At times, William Shakespeare’s ‘Othello’ appears an inspiration. This is the story of a handsome, distinguished black officer brought down by his love for a beautiful woman and an Iago figure in creepy “Caddy” Matt “Dot” Cotton. There’s also a Shakespearean tragic ending.
I loved Lennie James’ performance as Gates. He’s so smooth and arrogant and always angry at Arnott for investigating him. He also cries whenever someone mentions his daughters. James plays Gates like a wounded God - you sympathise with him because he is essentially a good man stuck in a hole and his only way out is to keep digging.
‘Line of Duty’ is on BBC iPlayer now.
This same outlet also reported that Stone married McCary in September of last year. Stone and McCary met when she was hosting SNL in 2016 and he directed her in a taped sketch for the episode. The couple kept their relationship private until they decided to go public at the 2019 Screen Actors Guild Awards, where Stone was up for ‘The Favourite’ (2019). In December of that year, the couple got engaged and tied the knot the following autumn with a beaming photo of Emma’s engagement ring.
The couple have not yet revealed the sex of the baby, but I can’t tell you how thrilled I am that Hollywood’s loveliest leading lady has successfully procreated and is now a mum!
Emma has always struck me as a lovely person. She’s raised awareness of her experience with crippling Anxiety with the Child Mind Institute. She flagged up that male co-stars took pay cuts to help with the gender pay gap in 2017. Even her and her former boyfriend Andrew Garfield were very positive in their response to the paparazzi; holding up signs in front of their faces promoting their favourite charities instead of beating them up or shouting profanities at them like Alec Baldwin and others. They were a lovely couple.
Stone has really evolved as an actress over the years. I first fell in love with her in ‘Easy A’ (2010) which confirmed her reputation as Hollywood’s most reliable girl next door. That was at the age of 22. She’s gone on to win an Oscar for ‘La La Land’ (2017), turned 30 and will soon be seen as one of the greatest supervillains of all time - Cruella De Vil in ‘Cruella’ (2021).
Being a new mum will be a great new chapter in this actress’ life. Hollywood’s girl next door has officially grown up. Will it stop fans like me crushing? Hell no! Congratulations Emma.
‘The Sceptred Isle’ will be directed and co-written by Michael Winterbottom (‘A Cock and a Bull Story’ (2005)) while Sunday Times political editor Tim Shipman will serve as a consultant.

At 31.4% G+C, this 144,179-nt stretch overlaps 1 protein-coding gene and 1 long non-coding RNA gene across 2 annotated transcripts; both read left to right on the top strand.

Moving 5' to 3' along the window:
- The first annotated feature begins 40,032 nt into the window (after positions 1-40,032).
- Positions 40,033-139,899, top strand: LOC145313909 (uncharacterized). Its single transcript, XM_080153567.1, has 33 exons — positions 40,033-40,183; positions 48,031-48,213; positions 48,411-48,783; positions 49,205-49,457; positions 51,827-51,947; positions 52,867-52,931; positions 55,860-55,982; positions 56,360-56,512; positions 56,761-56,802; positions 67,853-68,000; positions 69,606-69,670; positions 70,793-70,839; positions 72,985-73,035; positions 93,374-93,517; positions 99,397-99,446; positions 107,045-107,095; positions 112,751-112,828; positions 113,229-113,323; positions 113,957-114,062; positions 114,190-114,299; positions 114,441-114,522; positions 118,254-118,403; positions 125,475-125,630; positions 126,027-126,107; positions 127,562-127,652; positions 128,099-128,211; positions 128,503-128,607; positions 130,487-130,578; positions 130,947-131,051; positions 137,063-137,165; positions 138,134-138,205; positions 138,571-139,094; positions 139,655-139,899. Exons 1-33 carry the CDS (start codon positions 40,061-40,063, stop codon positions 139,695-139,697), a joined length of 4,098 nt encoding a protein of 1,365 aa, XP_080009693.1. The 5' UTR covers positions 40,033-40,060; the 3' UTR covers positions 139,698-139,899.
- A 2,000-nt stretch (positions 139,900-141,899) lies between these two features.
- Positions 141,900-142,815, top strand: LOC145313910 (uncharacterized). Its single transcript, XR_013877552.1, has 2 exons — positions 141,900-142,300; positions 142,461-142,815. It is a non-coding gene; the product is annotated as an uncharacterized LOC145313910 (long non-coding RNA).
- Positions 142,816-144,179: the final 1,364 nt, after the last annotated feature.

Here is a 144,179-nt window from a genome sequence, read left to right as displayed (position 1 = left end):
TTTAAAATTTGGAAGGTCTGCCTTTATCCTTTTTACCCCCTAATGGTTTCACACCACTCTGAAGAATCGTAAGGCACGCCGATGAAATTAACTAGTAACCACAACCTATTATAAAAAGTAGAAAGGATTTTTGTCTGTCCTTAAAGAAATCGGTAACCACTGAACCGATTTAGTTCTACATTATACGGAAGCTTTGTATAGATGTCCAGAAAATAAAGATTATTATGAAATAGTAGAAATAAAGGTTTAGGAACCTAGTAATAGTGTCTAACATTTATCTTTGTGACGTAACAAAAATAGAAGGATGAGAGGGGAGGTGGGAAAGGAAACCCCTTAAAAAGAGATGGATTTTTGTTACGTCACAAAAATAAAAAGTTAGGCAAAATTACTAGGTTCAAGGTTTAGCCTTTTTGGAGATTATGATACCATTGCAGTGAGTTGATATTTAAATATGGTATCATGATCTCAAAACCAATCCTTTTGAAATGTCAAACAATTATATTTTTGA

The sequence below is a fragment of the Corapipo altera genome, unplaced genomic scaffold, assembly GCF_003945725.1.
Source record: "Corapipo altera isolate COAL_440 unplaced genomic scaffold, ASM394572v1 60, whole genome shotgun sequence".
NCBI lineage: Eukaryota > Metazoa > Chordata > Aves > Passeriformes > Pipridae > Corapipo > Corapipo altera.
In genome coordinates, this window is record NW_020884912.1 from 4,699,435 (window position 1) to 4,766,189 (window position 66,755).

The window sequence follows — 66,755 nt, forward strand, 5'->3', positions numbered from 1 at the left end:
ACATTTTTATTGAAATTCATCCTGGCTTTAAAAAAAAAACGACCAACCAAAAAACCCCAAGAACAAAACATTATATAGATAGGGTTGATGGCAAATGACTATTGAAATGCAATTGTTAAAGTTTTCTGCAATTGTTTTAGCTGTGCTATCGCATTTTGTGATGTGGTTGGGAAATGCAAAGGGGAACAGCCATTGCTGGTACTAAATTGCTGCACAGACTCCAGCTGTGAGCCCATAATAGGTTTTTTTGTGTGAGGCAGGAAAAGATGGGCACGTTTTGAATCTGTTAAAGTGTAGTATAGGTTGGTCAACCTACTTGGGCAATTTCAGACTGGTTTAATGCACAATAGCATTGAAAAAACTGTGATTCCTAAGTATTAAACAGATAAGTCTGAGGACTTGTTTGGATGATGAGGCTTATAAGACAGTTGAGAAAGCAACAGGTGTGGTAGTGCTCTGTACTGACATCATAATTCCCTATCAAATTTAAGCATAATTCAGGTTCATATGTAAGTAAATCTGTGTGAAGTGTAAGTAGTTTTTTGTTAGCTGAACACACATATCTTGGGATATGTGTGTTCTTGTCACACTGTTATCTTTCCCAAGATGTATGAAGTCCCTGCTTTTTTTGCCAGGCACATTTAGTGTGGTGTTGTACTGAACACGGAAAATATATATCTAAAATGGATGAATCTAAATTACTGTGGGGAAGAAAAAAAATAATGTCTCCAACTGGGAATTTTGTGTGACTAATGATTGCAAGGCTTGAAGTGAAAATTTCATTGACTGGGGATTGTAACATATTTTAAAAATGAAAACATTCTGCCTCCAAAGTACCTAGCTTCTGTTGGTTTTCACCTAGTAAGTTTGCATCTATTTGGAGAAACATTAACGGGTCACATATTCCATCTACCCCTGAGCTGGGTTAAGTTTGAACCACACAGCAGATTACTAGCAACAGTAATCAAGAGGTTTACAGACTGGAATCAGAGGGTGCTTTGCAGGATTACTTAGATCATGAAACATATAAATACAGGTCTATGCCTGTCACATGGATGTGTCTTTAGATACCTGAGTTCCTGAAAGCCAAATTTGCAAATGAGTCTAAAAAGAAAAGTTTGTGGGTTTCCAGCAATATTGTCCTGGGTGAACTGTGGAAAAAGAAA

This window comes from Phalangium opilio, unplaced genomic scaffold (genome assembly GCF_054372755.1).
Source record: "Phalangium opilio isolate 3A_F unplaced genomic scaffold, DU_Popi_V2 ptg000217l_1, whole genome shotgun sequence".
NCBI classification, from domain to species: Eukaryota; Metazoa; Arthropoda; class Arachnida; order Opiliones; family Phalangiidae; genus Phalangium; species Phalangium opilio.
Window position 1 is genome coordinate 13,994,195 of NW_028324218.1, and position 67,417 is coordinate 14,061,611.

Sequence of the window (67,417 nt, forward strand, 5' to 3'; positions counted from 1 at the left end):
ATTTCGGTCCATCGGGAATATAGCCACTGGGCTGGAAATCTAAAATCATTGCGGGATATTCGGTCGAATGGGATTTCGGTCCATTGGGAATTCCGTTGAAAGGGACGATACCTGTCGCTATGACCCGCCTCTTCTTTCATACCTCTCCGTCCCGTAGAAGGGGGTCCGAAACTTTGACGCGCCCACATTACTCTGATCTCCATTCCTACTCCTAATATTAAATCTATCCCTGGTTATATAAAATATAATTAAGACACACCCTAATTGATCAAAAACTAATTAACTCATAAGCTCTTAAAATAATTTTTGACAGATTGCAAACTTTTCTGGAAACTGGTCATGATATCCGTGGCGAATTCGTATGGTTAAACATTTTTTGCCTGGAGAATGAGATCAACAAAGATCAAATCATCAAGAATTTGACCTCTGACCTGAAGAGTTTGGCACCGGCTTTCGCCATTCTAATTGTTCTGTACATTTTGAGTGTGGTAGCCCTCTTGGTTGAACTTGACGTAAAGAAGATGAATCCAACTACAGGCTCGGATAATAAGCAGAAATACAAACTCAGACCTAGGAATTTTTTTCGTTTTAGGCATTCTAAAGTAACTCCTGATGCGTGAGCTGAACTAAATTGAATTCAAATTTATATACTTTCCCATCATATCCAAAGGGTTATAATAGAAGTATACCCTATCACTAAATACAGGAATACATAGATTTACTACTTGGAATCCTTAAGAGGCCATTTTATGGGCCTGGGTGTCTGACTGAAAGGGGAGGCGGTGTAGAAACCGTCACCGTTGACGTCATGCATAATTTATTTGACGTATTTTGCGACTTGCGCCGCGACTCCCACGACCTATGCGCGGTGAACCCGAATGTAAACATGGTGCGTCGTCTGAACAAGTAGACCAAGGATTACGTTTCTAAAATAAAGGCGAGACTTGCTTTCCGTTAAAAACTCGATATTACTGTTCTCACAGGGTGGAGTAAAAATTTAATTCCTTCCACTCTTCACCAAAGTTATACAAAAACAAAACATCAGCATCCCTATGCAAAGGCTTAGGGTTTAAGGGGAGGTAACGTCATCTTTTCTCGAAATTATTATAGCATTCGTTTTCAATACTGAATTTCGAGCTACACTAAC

Beginning with him being sworn in as Prime Minister, this five-part drama will recount the first cases of Covid in the UK, through to Johnson falling ill from the virus and the arrival of his son.
The series will trace the impact of the pandemic on Britain and the response to it from scientists, doctors and nurses. It will be based on the first-hand testimony of individuals within 10 Downing Street, the Department of Health, the Scientific Advisory Group for Emergencies (SAGE) and hospitals and care homes across the country.
Winterbottom stated about the series: “The first wave of the Coronavirus pandemic will be remembered forever. A time when the country came together to battle an invisible enemy. A time when people were more aware than ever about the importance of community.
“Our series weaves together countless true stories - from Boris Johnson in Number 10 to frontline workers around the country - chronicling the efforts of scientists, doctors, care home workers and policymakers to protect us from the virus”.
From the pics, Branagh certainly has Boris’ bleached blonde hair which has been balding as of late. However, he’ll need to either pile on the pounds or don a fat suit to truly convince as Britain’s populist Prime Minister. Gary Oldman did that when he played Winston Churchill in ‘Darkest Hour’ (2018).
I also wonder whether it’s a bit soon to be making a movie about the pandemic. Just like I wondered whether ‘United 93’ (2006) should have been made in 2006 - so soon after the 9/11 attacks in 2001. Does it seem a bit distasteful to remake recent history? ‘United 93’ is a great film, though, so hopefully ‘The Sceptred Isle’ will be a worthy depiction of pandemic Britain. Fingers crossed.
Daniel as the Doctor
The odds are already out on who will replace Jodie with bookmakers Betfair lining up the red-hot favourites for the two-hearted Time Lord and his TARDIS. Currently ‘My Family’ and ‘Citizan Khan’ star Kris Marshall is the no.1 favourite with odds of 3/1 followed by ‘The Falling’s Maxine Peake and ‘Game of Thrones’ beauty Natalie Dormer both at 8/1.
I’m more interested, however, in a report by ‘We Got This Covered’ that ‘Get Out, ‘Widows’ and ‘Black Panther’ star Daniel Kaluuya is under consideration for the role.
Now, we’re still in early days and the BBC have refused to comment on the report that Jodie is quitting, but the prospect of Daniel Kaluuya as the 14th Doctor really excites me. He’s a terrific actor - so brilliant in ‘Get Out’ (for which he was Oscar-nominated), ‘Widows’ and ‘Queen and Slim’ last year. His casting would make him almost (and no spoilers here) the first Black Doctor.
I think this would be terrific ground to follow on from the first female Doctor. I just can’t see the Beeb going back to just casting a white male in the lead role again. It would look like they were backtracking on their established political correctness - a notion of “we’ve been a bit PC for two years, so now we can go back to being traditional and reactionary”. On the contrary, the first Black Doctor would be a great step for racial diversity and I’m sure Kaluuya would give a terrific performance as he always does.
Carey’s not hot enough
In ‘Promising Young Woman’, Mulligan plays a woman avenging her raped best friend. The Variety review of the film by film critic Dennis Harvey reads “Mulligan, a fine actress, seems a bit of an odd choice as this admittedly mult-layered femme fatale - Margot Robbie is a producer here, and one can (perhaps too easily) imagine the role might once have been intended for her. Whereas with this star, Cassie wears her pickup-bait gear like bad drag; even her long blonde hair seems put-on”.